Before you find the best phone for you, there is also the matter of which carrier, or company, will you deal with? Just a few years ago, most of them locked you into a contract for 2 years (USA) or 3 years (Canada). Now most of them allow you to buy the phone upfront, or just pay by the month. Naturally, they will include the pro-rated cost of the device in those monthly payments, unless you already own it.
Consider too, whether one carrier has better coverage in your area than all the others. Ask about voice and data ranges; they may show you a map. All the carriers are working at bringing in 4G LTE networks, with Verizon at the head of the pack. Sprint is pushing their idea for a network called Spark, which they hope will accepted widely.
Don't forget to inquire about the battery life of each model. Some need to be charged up daily, others can run for many hours, but then may be out cold because you forgot to charge the phone up.
There are dozens of payment and features plans out there, These will vary from one company to another. If you reject one because someone you know had a bad customer service experience there, it means you will not be getting any of their plans. - But - there are many others. Keep looking.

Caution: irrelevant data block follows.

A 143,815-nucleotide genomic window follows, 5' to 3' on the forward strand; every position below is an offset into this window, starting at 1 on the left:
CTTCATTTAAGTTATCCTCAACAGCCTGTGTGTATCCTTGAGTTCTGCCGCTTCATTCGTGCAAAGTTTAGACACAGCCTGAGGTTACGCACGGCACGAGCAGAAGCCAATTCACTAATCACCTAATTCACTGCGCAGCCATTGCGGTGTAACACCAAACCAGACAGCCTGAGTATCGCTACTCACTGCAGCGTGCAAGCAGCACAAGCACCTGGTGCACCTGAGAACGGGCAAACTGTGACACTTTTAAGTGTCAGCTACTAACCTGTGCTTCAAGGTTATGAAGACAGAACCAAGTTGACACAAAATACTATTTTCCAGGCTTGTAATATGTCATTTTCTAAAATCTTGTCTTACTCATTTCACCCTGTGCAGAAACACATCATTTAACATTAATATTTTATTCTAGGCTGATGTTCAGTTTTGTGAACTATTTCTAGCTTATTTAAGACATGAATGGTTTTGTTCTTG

By now you should have narrowed down your choices from hundreds of phones to less than 10. To be really thorough, it is good to handle the phones physically. See if they are comfortable in your hand, at your ear, or in your pocket or purse. Are the numbers of the keyboard too small for your fingers? You will only be frustrated many times over if you take such a phone. Even if you plan to order your phone online, you would be smart to go 'just shopping, thanks', in a local store, so you can narrow down your choices, and find the phone best for you, after physically handling them.
Ask a sales assistant about the apps, or programs on the phones. See if you can switch easily in and out of them by using the touch screen or trackball. Is this model too slow for you?